My doctor says my neutrophil count is 900 and low. He said I am now at risk for infection. Can you explain this more?
Answer from TheCancerJourney.org Team:
There is quite a bit of information on this website about the prevention of infection and neutrophil counts. Infections can be caused by low white blood cell count, which is also called neutropenia. Neutropenia is one of the most common side effects of chemotherapy. Your bone marrow makes several kinds of white blood cells; one kind, called neutrophils, fights infections. A healthy neutrophil count is 1,500-7,500/mm3. A very low neutrophil count (1,000/mm3 or less) leaves you at risk for infection. If your white blood cell count gets too low, your physician may delay or reduce your chemotherapy. In general, your neutrophil count should gradually increase back to a normal or near normal level within two to three weeks.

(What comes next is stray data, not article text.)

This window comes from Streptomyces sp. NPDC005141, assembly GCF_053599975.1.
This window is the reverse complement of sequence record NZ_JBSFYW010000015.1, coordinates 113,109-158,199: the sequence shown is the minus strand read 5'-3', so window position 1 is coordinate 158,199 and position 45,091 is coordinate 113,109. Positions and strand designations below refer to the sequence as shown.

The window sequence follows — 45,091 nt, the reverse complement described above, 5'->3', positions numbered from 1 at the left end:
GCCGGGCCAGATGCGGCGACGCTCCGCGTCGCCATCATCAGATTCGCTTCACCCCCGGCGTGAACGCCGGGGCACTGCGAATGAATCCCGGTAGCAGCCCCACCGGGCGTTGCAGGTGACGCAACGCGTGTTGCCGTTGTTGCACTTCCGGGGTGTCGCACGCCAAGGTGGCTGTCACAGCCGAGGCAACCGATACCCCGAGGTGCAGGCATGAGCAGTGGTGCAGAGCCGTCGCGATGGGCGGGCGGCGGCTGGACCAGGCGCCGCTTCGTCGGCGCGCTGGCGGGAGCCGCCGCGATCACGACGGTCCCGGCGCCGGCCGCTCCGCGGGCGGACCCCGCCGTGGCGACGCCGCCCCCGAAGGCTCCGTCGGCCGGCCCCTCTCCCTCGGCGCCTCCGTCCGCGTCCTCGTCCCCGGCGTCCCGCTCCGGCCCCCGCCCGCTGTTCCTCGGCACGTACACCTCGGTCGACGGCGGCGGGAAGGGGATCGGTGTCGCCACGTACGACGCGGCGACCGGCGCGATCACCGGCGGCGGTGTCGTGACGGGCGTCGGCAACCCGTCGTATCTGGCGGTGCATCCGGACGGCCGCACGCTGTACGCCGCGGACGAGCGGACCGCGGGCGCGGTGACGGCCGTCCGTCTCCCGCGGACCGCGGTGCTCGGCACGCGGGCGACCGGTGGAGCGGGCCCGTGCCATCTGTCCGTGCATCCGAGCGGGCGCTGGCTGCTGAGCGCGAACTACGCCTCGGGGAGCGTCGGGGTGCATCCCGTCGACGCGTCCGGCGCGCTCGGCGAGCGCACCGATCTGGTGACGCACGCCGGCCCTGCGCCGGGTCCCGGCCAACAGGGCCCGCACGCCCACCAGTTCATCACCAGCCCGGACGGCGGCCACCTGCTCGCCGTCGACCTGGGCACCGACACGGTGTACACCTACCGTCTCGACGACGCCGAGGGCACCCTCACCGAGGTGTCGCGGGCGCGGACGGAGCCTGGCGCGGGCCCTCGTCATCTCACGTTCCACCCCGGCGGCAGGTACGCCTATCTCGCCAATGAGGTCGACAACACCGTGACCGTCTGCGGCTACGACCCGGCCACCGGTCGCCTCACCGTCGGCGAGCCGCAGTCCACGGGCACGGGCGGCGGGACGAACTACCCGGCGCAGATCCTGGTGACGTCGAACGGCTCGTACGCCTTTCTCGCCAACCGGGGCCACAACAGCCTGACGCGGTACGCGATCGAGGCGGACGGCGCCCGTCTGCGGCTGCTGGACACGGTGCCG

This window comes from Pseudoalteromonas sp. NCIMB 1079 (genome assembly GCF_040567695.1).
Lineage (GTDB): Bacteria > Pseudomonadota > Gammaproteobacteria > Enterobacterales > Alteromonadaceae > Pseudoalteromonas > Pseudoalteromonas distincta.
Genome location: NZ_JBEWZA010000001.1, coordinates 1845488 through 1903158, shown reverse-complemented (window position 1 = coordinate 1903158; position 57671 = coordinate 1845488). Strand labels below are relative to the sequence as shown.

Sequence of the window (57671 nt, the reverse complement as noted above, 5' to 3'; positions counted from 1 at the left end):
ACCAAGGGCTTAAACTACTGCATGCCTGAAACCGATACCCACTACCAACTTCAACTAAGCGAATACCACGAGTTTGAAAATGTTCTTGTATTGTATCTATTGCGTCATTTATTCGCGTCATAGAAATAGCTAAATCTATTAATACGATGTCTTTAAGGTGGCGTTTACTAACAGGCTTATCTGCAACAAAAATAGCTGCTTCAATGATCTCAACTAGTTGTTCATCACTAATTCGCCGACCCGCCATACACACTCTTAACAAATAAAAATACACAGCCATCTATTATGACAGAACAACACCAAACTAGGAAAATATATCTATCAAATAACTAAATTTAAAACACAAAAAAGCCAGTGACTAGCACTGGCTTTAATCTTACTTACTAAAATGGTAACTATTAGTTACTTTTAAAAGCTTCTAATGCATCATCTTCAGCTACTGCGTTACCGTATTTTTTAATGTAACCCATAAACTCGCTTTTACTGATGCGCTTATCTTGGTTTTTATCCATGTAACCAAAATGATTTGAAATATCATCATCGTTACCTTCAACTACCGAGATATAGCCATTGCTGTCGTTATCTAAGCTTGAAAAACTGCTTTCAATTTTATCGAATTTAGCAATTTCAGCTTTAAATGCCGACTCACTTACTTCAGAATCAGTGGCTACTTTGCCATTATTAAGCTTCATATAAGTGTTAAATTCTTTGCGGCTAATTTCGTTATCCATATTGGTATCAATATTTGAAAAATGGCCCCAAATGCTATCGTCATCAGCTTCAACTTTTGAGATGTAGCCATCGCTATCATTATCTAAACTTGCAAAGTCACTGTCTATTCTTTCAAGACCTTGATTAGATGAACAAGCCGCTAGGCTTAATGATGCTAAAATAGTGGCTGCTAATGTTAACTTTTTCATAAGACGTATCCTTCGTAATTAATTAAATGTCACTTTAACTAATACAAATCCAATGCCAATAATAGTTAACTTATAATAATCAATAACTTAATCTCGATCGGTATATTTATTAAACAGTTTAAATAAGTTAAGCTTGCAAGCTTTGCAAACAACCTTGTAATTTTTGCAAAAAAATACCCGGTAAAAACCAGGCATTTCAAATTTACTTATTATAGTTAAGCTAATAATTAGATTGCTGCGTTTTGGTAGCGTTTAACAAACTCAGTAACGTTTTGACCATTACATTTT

In your case, your neutrophil count is at 900, which is quite low, and you should check with your physician to be sure you have adequate follow-up and are following his or her recommendations for preventing infection. Also be sure you know the symptoms about which to call your physician’s office. Here are some recommendations for protecting yourself from infection.
- Wash your hands thoroughly and frequently, making sure hands are dry afterwards. Ask your caregivers to do the same.
- Avoid crowds and avoid contact with others who have symptoms of a cold, the flu, or other respiratory illness.
- Refrain from bringing live or dried plants into your home.
- Ask others to take charge of caring for your pet(s) and take special precautions in changing cat litter.
- Do not make or offer meals that contain undercooked or raw beef, poultry, or seafood or raw eggs.
- Make sure all produce is washed thoroughly before eating.
We hope this information is helpful for you, and be sure to write us again if you have other questions.
About Our Nurses: Your “Ask-a-Nurse” questions are answered by registered nurses who work as project managers for the Oncology Nursing Society’s Education Department. Meet the team.